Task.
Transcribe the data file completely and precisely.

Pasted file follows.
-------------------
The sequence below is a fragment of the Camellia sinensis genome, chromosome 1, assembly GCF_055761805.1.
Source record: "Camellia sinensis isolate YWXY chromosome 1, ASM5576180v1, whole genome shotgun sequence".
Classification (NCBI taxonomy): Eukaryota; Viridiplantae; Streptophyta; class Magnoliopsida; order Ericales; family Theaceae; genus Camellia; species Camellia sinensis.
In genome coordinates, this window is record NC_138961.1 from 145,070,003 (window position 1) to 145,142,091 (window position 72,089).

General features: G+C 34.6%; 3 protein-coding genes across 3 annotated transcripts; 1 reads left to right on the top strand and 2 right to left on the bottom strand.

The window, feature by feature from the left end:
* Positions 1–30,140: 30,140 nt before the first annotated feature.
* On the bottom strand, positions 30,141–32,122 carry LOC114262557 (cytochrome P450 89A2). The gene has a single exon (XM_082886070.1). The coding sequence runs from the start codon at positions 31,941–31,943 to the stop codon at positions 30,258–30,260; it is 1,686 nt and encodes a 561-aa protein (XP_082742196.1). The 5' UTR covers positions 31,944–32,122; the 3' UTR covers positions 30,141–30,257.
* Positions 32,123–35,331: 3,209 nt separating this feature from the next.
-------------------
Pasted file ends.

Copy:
The sequence below is a fragment of the Camellia sinensis genome, chromosome 1, assembly GCF_055761805.1.
Source record: "Camellia sinensis isolate YWXY chromosome 1, ASM5576180v1, whole genome shotgun sequence".
Classification (NCBI taxonomy): Eukaryota; Viridiplantae; Streptophyta; class Magnoliopsida; order Ericales; family Theaceae; genus Camellia; species Camellia sinensis.
In genome coordinates, this window is record NC_138961.1 from 145,070,003 (window position 1) to 145,142,091 (window position 72,089).

General features: G+C 34.6%; 3 protein-coding genes across 3 annotated transcripts; 1 reads left to right on the top strand and 2 right to left on the bottom strand.

The window, feature by feature from the left end:
* Positions 1–30,140: 30,140 nt before the first annotated feature.
* On the bottom strand, positions 30,141–32,122 carry LOC114262557 (cytochrome P450 89A2). The gene has a single exon (XM_082886070.1). The coding sequence runs from the start codon at positions 31,941–31,943 to the stop codon at positions 30,258–30,260; it is 1,686 nt and encodes a 561-aa protein (XP_082742196.1). The 5' UTR covers positions 31,944–32,122; the 3' UTR covers positions 30,141–30,257.
* Positions 32,123–35,331: 3,209 nt separating this feature from the next.